Close to a quarter-million security forces will stand guard outside Christmas celebrations throughout Egypt next week, following a series of church and mosque bombings that rocked the country earlier this year.
Egypt's Interior Ministry announced Tuesday that a high security alert has been issued, and said 230,000 security personnel were being called to secure the country's Christmas celebrations, which start next week, according to the official state news agency.
"Holidays and vacations were canceled for security personnel and officers at all security directorates across the country," security sources told Middle East News Agency.
Some 2,626 churches across the country, the overwhelming majority of which are Coptic, will be under protection. Security officers will also be deployed to parks and popular tourist sites, according to the news agency.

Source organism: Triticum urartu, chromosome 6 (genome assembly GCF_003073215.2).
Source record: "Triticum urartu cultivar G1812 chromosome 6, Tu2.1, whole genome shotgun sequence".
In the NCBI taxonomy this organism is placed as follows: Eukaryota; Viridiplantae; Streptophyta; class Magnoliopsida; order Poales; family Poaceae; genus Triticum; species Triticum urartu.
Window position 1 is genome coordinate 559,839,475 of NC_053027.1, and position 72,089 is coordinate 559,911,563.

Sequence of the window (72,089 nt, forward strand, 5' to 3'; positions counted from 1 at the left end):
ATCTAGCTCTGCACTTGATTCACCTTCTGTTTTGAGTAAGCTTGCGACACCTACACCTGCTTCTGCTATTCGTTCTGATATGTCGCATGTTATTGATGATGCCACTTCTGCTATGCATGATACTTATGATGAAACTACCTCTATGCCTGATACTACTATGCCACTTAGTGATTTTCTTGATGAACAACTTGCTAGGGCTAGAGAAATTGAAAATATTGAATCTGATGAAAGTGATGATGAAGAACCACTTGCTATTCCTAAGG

Security measures will include closed-circuit television and metal detector systems at places of worship, according to The Christian Post.
The heightened security comes after deadly attacks at churches and mosques earlier in the year.
In the deadliest-ever attack by Islamic extremists in Egypt, militants assaulted a crowded mosque on Nov. 22 during prayers, gunning down worshippers and launching rocket-propelled grenades. More than 300 people were killed -- including at least 27 children -- and the assailants got away.
Over the past year, militants have also carried out bombings of churches in the capital of Cairo and other cities, killing dozens of Christians.
On Palm Sunday, suicide bombers struck hours apart at two Coptic churches in northern Egypt, killing several dozen people and turning services into grisly scenes.
The Islamic State claimed responsibility for the violence.
The Associated Press contributed to this report.